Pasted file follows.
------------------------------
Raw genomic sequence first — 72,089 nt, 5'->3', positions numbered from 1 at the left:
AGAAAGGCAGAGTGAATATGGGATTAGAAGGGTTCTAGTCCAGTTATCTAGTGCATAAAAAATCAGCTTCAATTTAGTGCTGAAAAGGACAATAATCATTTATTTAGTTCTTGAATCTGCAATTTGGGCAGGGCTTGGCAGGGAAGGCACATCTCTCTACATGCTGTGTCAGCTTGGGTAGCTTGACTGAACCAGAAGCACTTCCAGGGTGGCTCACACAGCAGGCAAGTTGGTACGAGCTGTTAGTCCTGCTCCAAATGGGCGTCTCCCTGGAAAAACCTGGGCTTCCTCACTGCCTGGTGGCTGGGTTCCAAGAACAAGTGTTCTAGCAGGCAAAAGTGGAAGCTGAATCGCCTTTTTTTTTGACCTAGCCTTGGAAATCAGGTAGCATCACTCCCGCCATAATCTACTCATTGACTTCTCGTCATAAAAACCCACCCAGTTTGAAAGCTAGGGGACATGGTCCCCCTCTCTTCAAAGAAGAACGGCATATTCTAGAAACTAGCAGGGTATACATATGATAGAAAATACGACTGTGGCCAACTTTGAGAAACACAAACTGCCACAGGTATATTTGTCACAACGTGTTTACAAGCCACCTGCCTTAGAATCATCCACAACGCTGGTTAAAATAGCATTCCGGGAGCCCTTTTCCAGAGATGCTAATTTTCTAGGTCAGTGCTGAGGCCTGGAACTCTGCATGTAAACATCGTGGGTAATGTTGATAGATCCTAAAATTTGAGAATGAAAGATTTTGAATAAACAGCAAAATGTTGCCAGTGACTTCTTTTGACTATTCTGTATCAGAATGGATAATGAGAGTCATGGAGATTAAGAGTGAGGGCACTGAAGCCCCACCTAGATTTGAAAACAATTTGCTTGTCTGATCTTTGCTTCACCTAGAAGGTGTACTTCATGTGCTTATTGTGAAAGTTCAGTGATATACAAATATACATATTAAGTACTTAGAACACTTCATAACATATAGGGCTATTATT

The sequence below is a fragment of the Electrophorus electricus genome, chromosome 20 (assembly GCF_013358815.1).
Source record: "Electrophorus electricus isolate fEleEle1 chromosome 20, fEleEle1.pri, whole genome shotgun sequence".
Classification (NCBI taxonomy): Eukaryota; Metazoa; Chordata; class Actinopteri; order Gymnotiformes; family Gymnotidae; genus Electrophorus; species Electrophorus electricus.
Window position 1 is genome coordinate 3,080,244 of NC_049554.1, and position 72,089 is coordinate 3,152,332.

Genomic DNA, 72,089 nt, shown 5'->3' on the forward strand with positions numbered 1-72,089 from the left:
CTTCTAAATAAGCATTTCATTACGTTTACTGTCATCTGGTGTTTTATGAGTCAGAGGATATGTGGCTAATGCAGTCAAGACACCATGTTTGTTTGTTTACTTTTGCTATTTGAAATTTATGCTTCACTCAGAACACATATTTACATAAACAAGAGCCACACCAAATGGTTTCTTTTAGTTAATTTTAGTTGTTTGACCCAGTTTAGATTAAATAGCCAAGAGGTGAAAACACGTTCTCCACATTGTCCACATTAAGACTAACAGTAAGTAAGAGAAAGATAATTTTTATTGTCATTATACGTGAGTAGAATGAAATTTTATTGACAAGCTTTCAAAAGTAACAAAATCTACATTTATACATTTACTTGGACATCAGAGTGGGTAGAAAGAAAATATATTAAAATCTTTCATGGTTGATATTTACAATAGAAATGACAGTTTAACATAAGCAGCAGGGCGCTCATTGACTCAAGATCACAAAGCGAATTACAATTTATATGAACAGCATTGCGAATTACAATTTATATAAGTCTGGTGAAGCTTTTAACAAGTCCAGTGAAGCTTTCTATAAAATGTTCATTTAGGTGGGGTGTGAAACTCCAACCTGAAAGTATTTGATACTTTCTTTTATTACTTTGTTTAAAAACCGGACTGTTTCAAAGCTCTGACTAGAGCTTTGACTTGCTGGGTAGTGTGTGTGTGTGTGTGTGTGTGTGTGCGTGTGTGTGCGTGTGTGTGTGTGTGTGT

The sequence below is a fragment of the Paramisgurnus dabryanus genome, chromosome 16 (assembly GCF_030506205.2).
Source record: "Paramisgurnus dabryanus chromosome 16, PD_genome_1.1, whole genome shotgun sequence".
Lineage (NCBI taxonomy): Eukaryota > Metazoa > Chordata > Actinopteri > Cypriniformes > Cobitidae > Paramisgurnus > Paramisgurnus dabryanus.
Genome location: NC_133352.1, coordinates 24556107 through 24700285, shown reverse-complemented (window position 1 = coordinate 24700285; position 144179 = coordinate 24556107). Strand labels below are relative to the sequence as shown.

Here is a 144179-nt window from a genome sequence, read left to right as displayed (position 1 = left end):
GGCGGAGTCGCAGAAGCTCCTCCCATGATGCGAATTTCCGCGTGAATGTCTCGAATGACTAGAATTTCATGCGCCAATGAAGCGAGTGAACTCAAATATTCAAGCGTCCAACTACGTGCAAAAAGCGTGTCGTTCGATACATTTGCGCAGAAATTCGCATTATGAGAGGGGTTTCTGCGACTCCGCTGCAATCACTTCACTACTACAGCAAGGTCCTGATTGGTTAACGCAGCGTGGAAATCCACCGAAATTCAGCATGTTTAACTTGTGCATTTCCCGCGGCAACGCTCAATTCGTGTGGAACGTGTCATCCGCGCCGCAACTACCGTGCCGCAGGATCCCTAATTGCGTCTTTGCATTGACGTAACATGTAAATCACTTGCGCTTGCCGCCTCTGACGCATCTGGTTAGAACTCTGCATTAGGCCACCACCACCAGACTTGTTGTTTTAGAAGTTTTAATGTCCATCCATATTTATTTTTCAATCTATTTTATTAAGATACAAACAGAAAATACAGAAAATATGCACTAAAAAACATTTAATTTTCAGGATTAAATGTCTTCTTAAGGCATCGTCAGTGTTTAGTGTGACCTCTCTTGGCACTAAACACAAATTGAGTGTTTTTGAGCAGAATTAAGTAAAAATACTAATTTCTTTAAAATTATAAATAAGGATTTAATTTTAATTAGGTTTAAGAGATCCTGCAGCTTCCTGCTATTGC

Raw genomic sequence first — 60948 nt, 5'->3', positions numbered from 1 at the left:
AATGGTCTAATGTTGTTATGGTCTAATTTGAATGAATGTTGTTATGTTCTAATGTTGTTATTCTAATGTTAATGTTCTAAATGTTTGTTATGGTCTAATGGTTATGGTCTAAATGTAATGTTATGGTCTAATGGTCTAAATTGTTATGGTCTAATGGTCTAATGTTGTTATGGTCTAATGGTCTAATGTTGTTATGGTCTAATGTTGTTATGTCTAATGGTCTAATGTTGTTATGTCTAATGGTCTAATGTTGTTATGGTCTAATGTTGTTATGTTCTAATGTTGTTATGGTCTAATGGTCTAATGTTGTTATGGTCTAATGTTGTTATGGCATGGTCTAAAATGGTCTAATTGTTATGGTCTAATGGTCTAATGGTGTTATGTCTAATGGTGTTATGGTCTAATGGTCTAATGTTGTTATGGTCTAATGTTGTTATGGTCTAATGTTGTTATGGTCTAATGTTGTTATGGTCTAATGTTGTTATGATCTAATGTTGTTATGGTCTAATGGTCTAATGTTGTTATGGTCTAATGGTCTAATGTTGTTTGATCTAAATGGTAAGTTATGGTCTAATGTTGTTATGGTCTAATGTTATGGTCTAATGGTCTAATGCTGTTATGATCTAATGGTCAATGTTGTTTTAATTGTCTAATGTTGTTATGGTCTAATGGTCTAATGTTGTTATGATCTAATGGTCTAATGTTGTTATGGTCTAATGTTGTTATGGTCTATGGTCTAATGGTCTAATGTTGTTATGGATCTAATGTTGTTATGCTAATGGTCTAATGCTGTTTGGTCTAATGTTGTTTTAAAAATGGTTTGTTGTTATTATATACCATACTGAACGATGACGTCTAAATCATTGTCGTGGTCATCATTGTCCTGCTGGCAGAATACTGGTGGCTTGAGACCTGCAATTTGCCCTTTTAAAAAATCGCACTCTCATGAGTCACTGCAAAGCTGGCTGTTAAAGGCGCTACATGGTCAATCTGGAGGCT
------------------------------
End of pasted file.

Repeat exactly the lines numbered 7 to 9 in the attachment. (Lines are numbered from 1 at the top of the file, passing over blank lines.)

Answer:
Genomic DNA, 72,089 nt, shown 5'->3' on the forward strand with positions numbered 1-72,089 from the left:
CTTCTAAATAAGCATTTCATTACGTTTACTGTCATCTGGTGTTTTATGAGTCAGAGGATATGTGGCTAATGCAGTCAAGACACCATGTTTGTTTGTTTACTTTTGCTATTTGAAATTTATGCTTCACTCAGAACACATATTTACATAAACAAGAGCCACACCAAATGGTTTCTTTTAGTTAATTTTAGTTGTTTGACCCAGTTTAGATTAAATAGCCAAGAGGTGAAAACACGTTCTCCACATTGTCCACATTAAGACTAACAGTAAGTAAGAGAAAGATAATTTTTATTGTCATTATACGTGAGTAGAATGAAATTTTATTGACAAGCTTTCAAAAGTAACAAAATCTACATTTATACATTTACTTGGACATCAGAGTGGGTAGAAAGAAAATATATTAAAATCTTTCATGGTTGATATTTACAATAGAAATGACAGTTTAACATAAGCAGCAGGGCGCTCATTGACTCAAGATCACAAAGCGAATTACAATTTATATGAACAGCATTGCGAATTACAATTTATATAAGTCTGGTGAAGCTTTTAACAAGTCCAGTGAAGCTTTCTATAAAATGTTCATTTAGGTGGGGTGTGAAACTCCAACCTGAAAGTATTTGATACTTTCTTTTATTACTTTGTTTAAAAACCGGACTGTTTCAAAGCTCTGACTAGAGCTTTGACTTGCTGGGTAGTGTGTGTGTGTGTGTGTGTGTGTGTGCGTGTGTGTGCGTGTGTGTGTGTGTGTGT

The sequence below is a fragment of the Paramisgurnus dabryanus genome, chromosome 16 (assembly GCF_030506205.2).